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State of the Union

Yesterday President Obama said “…to create more of these clean energy jobs, we need more production, more efficiency, more incentives. And that means building a new generation of safe, clean nuclear power plants in this country. (full-chamber applause) It means making tough decisions about opening new offshore areas for oil and gas development. (full-chamber applause) It means continued investment in advanced biofuels and clean coal technologies. (full-chamber applause) And, yes, it means passing a comprehensive energy and climate bill with incentives that will finally make clean energy the profitable kind of energy in America.” (No Republican applause)

Do you think these are good ideas, bad ideas, enough, not enough?

Kirk

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How is climate change going to effect us

Since we have been doing all this research on water problems in places all around the world, I wanted to do some research on our water situation here in the North West. I found this article that talked about climate change and how we will have to change water flow at some North West dams. Washington and Oregon water managers say they are going to fill reservoirs earlier in the spring to minimize the impact of climate change on power production and salmon. They predict that even if the temperature rose by 2 degrees Celsius they would lose 25% of hydro-power production. However if they start filling the reservoirs earlier in the spring then they could reduce power loss to 18% instead of 25%. It is interesting to see what is being done here at home to prepare for “climate change”.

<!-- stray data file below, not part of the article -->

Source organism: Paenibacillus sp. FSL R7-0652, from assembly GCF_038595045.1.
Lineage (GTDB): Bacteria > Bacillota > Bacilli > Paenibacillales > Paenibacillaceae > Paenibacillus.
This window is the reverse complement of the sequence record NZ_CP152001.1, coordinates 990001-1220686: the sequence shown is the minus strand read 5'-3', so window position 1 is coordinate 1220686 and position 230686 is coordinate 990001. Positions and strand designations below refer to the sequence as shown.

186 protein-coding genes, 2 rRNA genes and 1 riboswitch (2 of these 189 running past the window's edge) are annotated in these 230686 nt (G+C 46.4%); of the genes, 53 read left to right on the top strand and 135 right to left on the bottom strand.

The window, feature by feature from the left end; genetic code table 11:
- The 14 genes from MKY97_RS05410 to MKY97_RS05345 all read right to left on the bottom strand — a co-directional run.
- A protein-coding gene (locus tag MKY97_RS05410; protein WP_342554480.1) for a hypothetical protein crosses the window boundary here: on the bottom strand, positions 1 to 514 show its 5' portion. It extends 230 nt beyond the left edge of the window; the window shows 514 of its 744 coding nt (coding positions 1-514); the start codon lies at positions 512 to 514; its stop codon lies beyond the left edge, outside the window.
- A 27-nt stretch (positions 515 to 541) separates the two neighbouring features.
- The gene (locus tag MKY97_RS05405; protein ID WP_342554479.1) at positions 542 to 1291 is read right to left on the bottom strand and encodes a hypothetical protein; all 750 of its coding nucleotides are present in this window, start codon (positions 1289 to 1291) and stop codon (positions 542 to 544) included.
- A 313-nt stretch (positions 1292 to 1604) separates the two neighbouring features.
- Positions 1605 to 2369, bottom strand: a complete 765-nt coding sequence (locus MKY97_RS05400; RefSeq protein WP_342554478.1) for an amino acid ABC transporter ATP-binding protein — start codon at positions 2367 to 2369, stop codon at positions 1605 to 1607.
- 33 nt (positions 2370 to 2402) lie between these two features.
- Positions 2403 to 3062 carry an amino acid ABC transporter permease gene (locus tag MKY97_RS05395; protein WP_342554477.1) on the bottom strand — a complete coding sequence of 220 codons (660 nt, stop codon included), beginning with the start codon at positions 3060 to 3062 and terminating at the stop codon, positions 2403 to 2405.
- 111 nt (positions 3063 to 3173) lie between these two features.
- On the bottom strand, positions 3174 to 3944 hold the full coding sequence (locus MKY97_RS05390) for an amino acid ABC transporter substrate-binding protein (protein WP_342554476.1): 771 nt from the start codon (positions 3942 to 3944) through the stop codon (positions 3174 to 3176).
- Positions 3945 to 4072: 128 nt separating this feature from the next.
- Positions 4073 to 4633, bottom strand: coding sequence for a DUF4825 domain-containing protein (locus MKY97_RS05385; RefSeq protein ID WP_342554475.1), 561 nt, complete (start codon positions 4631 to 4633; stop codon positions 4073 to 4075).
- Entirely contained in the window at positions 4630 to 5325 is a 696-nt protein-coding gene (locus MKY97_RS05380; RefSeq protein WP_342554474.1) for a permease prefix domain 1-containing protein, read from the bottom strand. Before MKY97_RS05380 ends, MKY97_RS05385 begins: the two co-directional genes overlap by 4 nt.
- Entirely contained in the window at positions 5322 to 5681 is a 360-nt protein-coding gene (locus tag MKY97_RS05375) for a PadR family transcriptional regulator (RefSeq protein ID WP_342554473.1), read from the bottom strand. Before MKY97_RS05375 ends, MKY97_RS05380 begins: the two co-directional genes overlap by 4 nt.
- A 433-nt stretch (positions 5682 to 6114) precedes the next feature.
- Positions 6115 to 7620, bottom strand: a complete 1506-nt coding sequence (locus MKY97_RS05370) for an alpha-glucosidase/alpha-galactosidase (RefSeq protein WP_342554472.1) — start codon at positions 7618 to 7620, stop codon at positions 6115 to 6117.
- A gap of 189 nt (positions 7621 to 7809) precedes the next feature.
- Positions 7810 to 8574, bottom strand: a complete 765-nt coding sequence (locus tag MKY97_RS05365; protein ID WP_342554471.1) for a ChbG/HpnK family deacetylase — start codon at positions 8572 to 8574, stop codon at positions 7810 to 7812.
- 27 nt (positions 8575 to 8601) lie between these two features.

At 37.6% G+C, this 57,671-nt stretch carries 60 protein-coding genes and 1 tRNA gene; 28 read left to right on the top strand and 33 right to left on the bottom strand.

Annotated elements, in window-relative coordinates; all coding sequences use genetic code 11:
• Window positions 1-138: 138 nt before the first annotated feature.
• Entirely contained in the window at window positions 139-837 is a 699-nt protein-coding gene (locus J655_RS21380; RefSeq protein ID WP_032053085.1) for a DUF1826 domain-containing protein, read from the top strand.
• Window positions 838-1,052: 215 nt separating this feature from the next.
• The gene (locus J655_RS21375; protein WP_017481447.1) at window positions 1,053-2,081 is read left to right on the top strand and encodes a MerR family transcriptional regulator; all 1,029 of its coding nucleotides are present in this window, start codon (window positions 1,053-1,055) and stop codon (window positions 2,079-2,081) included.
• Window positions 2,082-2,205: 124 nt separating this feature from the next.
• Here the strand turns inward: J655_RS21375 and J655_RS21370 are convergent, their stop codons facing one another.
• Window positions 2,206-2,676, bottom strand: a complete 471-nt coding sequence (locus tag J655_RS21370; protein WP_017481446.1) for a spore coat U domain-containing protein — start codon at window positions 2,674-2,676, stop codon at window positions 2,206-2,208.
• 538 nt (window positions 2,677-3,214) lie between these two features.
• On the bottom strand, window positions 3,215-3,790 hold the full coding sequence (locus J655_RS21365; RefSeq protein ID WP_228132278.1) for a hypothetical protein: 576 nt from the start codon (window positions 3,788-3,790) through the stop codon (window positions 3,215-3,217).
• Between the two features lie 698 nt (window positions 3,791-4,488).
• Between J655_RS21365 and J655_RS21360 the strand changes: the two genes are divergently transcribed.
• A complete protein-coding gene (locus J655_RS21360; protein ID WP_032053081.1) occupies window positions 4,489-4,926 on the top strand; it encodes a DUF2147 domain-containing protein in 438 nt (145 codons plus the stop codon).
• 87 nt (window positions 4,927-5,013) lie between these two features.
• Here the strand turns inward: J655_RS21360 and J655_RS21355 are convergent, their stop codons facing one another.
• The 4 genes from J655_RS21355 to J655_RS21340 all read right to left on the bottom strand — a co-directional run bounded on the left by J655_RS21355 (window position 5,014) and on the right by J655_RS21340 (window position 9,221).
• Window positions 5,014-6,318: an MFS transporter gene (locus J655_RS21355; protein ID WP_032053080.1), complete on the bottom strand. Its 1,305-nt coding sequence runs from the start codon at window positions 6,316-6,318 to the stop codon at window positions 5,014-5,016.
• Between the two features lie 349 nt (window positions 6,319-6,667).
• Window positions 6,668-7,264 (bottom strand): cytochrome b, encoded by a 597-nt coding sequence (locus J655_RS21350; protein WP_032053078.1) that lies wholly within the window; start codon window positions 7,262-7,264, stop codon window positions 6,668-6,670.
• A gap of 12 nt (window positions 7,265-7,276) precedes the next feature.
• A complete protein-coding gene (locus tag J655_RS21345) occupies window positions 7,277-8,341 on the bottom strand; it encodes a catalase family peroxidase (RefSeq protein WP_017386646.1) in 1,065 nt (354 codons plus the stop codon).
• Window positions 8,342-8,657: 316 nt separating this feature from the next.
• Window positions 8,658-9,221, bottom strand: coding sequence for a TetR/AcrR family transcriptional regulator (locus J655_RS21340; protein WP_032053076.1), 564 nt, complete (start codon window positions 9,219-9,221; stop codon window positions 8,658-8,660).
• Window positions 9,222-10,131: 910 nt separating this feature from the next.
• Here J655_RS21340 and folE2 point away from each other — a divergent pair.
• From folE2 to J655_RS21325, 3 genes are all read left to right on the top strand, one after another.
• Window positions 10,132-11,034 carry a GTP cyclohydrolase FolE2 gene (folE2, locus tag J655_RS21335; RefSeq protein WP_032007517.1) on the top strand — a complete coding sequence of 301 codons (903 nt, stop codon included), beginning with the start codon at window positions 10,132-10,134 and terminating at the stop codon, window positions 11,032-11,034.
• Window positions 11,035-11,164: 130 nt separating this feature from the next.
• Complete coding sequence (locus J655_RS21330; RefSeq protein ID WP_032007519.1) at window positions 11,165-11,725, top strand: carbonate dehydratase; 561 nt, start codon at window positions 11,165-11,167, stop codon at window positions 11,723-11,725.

-Jeff Grimberg

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Art, in reference to the “Myth of Progress”

I found it quite interesting that Wessels mentioned art in the final chapter of The Myth of Progress, considering most of the texts we read in our class tend to refer consistently (and only) to science.  From what I gained from the passage, Wessels claims that art is a reflective act, one that more people in our society should engage in for their personal sakes and for the sake of the community.

Because of Democracy and materialism, art has become far more common and attainable for nearly any individual, unlike in the past. Creating  paintings and sculptures were reserved for those who were extremely educated in regards to mark making, composition;  individuals who had an extreme privilege to be schooled in the art of painting or sculpture virtually their whole life. Artists were rare and revered in the vast majority of previous eras of mankind, their art even more so. The masses were not able to draw or sculpt, nor even look at a master artist’s work for the most part, especially in eras which were heavily influenced by feudalism.